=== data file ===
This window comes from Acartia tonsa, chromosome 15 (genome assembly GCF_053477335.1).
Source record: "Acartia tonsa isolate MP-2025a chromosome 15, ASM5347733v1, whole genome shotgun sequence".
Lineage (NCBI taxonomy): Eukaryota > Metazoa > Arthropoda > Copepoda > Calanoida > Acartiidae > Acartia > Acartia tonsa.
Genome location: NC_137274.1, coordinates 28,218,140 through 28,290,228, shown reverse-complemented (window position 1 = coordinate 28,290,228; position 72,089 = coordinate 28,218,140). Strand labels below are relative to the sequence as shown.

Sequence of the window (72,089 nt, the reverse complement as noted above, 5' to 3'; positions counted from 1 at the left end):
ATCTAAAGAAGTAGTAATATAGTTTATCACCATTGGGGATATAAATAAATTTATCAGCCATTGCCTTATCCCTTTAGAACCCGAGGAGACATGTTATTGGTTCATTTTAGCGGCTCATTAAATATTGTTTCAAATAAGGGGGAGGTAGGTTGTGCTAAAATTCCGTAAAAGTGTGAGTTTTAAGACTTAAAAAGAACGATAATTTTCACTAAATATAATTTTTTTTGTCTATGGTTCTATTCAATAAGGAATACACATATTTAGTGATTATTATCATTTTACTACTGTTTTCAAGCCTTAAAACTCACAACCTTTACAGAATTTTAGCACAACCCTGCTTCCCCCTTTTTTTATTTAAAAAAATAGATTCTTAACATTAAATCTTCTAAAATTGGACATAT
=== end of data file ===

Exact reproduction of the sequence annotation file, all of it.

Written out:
This window comes from Acartia tonsa, chromosome 15 (genome assembly GCF_053477335.1).
Source record: "Acartia tonsa isolate MP-2025a chromosome 15, ASM5347733v1, whole genome shotgun sequence".
Lineage (NCBI taxonomy): Eukaryota > Metazoa > Arthropoda > Copepoda > Calanoida > Acartiidae > Acartia > Acartia tonsa.
Genome location: NC_137274.1, coordinates 28,218,140 through 28,290,228, shown reverse-complemented (window position 1 = coordinate 28,290,228; position 72,089 = coordinate 28,218,140). Strand labels below are relative to the sequence as shown.

Sequence of the window (72,089 nt, the reverse complement as noted above, 5' to 3'; positions counted from 1 at the left end):
ATCTAAAGAAGTAGTAATATAGTTTATCACCATTGGGGATATAAATAAATTTATCAGCCATTGCCTTATCCCTTTAGAACCCGAGGAGACATGTTATTGGTTCATTTTAGCGGCTCATTAAATATTGTTTCAAATAAGGGGGAGGTAGGTTGTGCTAAAATTCCGTAAAAGTGTGAGTTTTAAGACTTAAAAAGAACGATAATTTTCACTAAATATAATTTTTTTTGTCTATGGTTCTATTCAATAAGGAATACACATATTTAGTGATTATTATCATTTTACTACTGTTTTCAAGCCTTAAAACTCACAACCTTTACAGAATTTTAGCACAACCCTGCTTCCCCCTTTTTTTATTTAAAAAAATAGATTCTTAACATTAAATCTTCTAAAATTGGACATAT